Minimum wage should not be raised

Clay Olsen

Many students have worked in minimum wage positions before their college careers, and some continue to work for similar wages while they study to receive their diplomas. Because the minimum wage debate has such a substantial impact on young adults, it is important to open discussion and thought in this setting. After all, it doesn’t appear to be going away anytime soon. In the past few months alone, President Barack Obama signed an executive order increasing the minimum wage for federal contractors, the Austin City Council followed suit with a resolution for city contractors and Seattle became the city with the highest minimum wage in the country.

If I wanted to write something that would be appealing to everyone, I could simply say something like, “The minimum wage needs to be doubled. And you know why it needs to be doubled? Because the minimum wage is too low.” If you want me to tell you what you want to hear, stop reading this. The truth is not always easy to hear.

The vast majority of the people who support a minimum wage increase are not the ones that would be picking up the tab. Now this may seem to be in line with common sense, but so is the argument that business owners should not be told how to run their business by people who have no stake in them. It is very easy to decide how much someone deserves to be paid when the money is not coming from your wallet.

The businesses that will hurt the most from a wage increase are the small businesses. When a business owner is told to pay more money to his or her employees, they are forced to cut jobs and/or raise prices and/or spend less on expanding their business. This then leads to more unemployment and a handicapped economy. Considering that a significant portion of Texans are employed by small businesses, it is probably not the best policy to put in place.

Texas’ unemployment rate for May 2014 was calculated to be 5.1 percent. Not bad considering the rates across the 50 states range from 2.6 percent in North Dakota to 8.2 percent in Rhode Island. I know I just said that 5.1 percent unemployment is “not bad,” but we needed to despise contentment when it comes to our economy. We need to continually push our economy to be stronger and stronger because a healthy economy naturally leads to higher wages.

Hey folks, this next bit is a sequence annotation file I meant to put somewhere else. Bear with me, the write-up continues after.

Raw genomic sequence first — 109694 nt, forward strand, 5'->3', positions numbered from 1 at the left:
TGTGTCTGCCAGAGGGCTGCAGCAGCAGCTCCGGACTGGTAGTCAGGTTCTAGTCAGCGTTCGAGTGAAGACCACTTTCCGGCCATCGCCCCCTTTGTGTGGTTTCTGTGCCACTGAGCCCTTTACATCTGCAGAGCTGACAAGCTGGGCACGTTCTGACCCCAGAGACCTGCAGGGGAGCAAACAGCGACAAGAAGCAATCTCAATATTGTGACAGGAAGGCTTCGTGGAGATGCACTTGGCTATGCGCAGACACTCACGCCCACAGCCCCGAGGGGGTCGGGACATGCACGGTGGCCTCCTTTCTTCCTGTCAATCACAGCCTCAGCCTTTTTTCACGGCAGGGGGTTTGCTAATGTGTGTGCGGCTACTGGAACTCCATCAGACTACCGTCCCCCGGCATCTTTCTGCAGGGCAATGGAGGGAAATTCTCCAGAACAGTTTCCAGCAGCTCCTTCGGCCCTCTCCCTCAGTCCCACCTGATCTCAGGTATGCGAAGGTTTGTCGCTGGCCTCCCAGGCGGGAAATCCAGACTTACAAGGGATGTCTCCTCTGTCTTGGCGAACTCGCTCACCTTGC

How can we do better? I think a good exercise is to look at the environments that are thriving. As mentioned earlier, the state with the lowest unemployment rate is North Dakota, with a rate of 2.6 percent. The city in Texas with the lowest unemployment rate is Midland, with a rate of 2.6 percent as well. What do these two economic environments have in common? They are energy-focused and create a friendly environment for businesses. Texas needs to continue to support energy production and fight anything that might curtail this growth. Texas is a business-friendly state, which has led to large amounts of people moving here in search of more stable jobs.

So, as we learn at this University, graduate and help shape the future of this country, may we work to create an environment that will allow businesses to flourish. Raising the minimum wage sounds great, but in reality hurts job growth. Politicians love to have people focused on raising the minimum wage rather than on improving the economy. For them, more focus on the former leads to less accountability on the latter.

Olsen is an economics and finance senior from Argyle. He is the vice president of UT's College Republicans.

Correction: An earlier version of this column misidentified Olsen's title. He is the vice president of College Republicans.